It’s hard to decide which of the following aspects of the U.S. Education Department’s fight with the state of California over standardized testing is worse:
* Education Secretary Arne Duncan is threatening to withhold some of the approximately $1.5 billion that California receives annually from the federal Title 1 program — funds intended to help poor children receive an education — if state officials don’t agree to implement a standardized-testing regime that he likes.
* He would rather have the state give students standardized tests that California officials say no longer reflect the curriculum than to allow kids to go a year without being tested.
* He is trying to come down hard on California as a way of warning other states not to try to defy the Education Department.
* He is selectively enforcing No Child Left Behind, a law that he admits is fatally flawed and should be scrapped.
What’s this all about?
California passed a law (AB 484) to abandon the standardized tests that have been given to students for years because the state adopted the Common Core standards and is revamping its curriculum. The old tests don’t reflect the new curriculum, so it would seem to make infinite sense that kids should no longer have to take them. While new tests aligned with the Common Core are being designed, state officials want to replace the old tests with a limited version of the exams that are coming in 2015 — but only in those districts that have the technology to administer the exams, which are to be done on computers. That makes infinite sense, too. Because this is an experiment, California officials don’t want the scores of the tests to be included in an official measure of school quality.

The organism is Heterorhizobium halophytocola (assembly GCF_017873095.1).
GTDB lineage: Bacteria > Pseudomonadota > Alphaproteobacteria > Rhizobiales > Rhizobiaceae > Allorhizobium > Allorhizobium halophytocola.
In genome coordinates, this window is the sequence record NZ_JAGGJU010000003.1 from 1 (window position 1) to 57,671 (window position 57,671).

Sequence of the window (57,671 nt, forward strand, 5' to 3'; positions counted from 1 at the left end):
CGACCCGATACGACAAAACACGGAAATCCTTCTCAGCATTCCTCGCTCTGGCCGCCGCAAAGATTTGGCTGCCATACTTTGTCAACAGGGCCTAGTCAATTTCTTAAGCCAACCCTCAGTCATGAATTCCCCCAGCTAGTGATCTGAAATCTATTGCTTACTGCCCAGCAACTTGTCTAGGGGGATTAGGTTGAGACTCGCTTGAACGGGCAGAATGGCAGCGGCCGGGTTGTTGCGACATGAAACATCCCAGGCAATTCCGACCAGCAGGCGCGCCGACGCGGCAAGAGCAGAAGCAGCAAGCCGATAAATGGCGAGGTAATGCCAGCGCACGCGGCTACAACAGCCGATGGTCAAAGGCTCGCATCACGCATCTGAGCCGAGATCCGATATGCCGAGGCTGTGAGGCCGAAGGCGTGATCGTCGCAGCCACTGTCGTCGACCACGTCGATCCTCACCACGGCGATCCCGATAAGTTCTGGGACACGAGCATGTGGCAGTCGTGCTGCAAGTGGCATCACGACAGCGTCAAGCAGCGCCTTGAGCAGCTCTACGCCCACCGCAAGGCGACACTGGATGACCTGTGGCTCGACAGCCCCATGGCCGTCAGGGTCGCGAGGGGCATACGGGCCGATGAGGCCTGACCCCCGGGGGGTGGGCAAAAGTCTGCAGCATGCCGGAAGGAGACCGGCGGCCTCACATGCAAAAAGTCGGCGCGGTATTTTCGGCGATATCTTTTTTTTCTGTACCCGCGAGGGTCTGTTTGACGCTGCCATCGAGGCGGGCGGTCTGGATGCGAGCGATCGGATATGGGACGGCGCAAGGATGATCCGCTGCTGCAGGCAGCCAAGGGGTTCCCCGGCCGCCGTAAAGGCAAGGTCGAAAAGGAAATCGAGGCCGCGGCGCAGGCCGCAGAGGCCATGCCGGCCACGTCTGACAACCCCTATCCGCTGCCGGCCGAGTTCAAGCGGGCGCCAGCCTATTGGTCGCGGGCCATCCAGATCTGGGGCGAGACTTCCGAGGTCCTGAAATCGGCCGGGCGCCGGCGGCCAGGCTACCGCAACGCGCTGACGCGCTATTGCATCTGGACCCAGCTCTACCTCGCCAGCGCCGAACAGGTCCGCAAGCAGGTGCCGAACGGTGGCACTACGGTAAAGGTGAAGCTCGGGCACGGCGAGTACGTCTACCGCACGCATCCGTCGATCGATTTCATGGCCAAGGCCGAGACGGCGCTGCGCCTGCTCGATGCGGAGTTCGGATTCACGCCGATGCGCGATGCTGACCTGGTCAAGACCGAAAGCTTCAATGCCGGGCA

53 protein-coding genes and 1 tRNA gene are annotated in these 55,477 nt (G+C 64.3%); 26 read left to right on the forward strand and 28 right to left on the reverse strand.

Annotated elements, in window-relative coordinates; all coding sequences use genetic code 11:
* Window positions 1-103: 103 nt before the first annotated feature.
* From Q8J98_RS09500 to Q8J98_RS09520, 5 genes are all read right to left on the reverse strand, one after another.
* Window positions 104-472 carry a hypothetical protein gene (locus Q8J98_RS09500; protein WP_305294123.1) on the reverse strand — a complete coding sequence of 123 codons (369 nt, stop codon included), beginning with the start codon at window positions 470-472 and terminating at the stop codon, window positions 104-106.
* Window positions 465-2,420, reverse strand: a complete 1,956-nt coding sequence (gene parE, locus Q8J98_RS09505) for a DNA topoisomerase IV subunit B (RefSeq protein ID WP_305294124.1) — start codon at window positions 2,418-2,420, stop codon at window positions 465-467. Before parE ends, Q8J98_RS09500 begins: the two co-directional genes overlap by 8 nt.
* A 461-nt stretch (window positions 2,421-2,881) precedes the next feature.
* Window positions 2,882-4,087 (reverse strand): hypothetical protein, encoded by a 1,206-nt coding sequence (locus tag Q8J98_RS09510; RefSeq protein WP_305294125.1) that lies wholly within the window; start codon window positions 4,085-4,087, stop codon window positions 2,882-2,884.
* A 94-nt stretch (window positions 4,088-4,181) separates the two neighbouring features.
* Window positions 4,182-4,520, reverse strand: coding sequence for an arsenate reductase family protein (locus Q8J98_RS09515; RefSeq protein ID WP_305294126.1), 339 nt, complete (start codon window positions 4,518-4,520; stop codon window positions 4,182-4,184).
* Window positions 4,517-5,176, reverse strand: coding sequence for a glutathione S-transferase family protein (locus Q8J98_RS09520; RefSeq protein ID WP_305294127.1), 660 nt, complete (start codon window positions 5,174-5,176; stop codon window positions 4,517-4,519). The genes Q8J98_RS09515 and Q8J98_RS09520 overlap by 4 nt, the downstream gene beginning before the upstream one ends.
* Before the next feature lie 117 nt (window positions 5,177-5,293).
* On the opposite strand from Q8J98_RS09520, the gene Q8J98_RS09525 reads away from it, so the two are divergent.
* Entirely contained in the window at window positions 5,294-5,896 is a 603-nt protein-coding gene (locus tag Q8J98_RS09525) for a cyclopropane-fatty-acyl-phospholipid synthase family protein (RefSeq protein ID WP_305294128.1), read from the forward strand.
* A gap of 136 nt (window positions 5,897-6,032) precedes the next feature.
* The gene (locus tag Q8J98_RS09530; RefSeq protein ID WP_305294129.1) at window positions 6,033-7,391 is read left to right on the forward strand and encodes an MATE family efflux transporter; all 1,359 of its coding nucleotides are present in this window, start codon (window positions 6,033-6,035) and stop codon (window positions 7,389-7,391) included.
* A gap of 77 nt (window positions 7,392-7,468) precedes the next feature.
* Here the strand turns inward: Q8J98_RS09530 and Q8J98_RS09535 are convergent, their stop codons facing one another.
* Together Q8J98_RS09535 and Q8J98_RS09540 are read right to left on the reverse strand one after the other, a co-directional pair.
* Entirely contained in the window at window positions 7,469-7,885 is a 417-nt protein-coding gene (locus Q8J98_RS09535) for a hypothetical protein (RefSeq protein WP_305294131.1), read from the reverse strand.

But here’s the problem: The No Child Left Behind law, which Congress was supposed to have rewritten in 2007, remains in force and mandates annual exams. To implement this plan, California would need a waiver from the U.S. Education Department exempting it from No Child Left Behind mandates. Duncan began offering waivers from the most onerous NCLB mandates in 2011 to states that agreed to implement reforms he liked, and 34 states and the District of Columbia obtained them.
Now he is offering to let those states and the District renew their waivers, but, again, only by pursuing reforms he likes. California sought a NCLB waiver, but Duncan rejected its application on the grounds that the state would not agree to use students’ standardized-test scores to evaluate teachers — an assessment method that many experts say is unfair. But get this: Eight school districts in California banded together to apply for an NCLB waiver — agreeing to using scores to assess teachers — and Duncan this past summer agreed to give them one. That meant the federal government was bypassing the state government to control the accountability systems of individual school districts.
It’s no wonder some people are accusing Duncan of using strong-arm tactics to force states to do what he wants in education.
That’s the backdrop for the latest Duncan intervention. As this Los Angeles Times editorial explains: